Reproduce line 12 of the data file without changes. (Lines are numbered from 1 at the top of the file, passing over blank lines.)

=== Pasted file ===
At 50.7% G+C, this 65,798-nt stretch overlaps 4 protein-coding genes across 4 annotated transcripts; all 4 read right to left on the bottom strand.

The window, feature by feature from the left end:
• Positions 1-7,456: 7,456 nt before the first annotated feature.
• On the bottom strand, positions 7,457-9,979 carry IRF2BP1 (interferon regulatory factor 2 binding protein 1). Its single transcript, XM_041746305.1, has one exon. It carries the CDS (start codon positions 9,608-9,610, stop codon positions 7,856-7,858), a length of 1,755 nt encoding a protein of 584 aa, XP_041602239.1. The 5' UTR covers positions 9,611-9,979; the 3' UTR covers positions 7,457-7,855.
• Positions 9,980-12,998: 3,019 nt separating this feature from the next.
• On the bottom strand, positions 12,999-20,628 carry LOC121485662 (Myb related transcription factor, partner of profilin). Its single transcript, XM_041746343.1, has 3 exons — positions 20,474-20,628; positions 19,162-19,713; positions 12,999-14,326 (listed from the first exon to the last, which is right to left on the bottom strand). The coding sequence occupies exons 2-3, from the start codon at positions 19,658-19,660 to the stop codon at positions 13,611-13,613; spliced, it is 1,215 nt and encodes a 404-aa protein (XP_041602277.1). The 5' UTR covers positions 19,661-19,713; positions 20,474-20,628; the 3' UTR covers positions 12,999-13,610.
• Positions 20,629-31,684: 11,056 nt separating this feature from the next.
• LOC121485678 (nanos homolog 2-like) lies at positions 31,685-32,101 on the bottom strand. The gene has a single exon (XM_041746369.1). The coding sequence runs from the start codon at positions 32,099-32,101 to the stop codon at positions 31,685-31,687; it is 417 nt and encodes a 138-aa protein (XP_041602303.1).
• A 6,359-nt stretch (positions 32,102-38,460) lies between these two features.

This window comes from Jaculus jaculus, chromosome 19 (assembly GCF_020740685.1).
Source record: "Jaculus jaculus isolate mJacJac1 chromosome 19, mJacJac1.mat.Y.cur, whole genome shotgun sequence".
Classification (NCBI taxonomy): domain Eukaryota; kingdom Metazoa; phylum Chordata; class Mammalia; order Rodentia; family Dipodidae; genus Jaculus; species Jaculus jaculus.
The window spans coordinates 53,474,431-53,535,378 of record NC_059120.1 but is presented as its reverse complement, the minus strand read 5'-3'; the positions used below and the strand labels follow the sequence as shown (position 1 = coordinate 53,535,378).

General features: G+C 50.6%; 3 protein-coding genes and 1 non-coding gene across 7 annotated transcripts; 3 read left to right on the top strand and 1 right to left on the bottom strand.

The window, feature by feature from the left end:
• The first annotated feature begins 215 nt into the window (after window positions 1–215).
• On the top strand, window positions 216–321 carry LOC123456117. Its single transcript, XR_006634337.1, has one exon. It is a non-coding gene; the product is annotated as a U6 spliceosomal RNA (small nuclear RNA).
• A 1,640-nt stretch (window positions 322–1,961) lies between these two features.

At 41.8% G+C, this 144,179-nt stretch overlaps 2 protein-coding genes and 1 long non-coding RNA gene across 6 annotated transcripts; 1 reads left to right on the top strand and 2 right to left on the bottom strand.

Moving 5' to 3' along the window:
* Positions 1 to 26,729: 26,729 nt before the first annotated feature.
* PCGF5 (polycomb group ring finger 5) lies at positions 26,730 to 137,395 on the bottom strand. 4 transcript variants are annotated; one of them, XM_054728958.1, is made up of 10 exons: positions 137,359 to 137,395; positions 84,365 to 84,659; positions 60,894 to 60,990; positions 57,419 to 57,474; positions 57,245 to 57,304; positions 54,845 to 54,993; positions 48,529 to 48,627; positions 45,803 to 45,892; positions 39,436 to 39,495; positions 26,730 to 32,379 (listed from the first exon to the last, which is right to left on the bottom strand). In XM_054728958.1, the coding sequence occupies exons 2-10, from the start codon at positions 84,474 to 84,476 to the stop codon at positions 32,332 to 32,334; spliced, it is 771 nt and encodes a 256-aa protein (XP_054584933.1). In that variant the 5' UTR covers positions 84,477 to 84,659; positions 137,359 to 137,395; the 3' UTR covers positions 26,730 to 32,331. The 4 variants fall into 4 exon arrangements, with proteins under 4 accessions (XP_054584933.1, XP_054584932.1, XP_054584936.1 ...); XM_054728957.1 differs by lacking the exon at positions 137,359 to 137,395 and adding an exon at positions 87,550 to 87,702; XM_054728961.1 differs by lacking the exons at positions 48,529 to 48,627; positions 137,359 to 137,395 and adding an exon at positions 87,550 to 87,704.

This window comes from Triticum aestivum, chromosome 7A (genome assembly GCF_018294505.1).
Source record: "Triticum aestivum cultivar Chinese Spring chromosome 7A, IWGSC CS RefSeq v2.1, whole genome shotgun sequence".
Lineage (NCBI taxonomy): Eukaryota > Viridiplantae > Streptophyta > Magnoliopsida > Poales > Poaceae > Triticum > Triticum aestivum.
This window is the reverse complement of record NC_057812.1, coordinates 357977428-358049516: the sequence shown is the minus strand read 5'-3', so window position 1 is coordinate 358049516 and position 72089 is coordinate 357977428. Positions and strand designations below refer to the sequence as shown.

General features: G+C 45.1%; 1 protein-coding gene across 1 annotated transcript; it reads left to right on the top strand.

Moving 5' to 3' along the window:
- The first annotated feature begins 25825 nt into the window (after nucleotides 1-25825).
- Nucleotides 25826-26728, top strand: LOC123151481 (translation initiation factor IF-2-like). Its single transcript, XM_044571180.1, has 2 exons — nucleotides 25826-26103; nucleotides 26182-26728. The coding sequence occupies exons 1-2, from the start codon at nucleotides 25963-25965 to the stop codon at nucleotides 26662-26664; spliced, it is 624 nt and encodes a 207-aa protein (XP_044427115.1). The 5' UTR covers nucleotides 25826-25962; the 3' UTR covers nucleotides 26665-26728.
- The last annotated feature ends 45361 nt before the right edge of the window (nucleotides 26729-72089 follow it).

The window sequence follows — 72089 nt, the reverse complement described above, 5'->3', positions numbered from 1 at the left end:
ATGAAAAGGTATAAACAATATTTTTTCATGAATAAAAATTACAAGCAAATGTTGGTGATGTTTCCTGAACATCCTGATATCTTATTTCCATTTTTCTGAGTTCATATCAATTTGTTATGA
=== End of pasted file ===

Classification (NCBI taxonomy): domain Eukaryota; kingdom Metazoa; phylum Chordata; class Mammalia; order Rodentia; family Dipodidae; genus Jaculus; species Jaculus jaculus.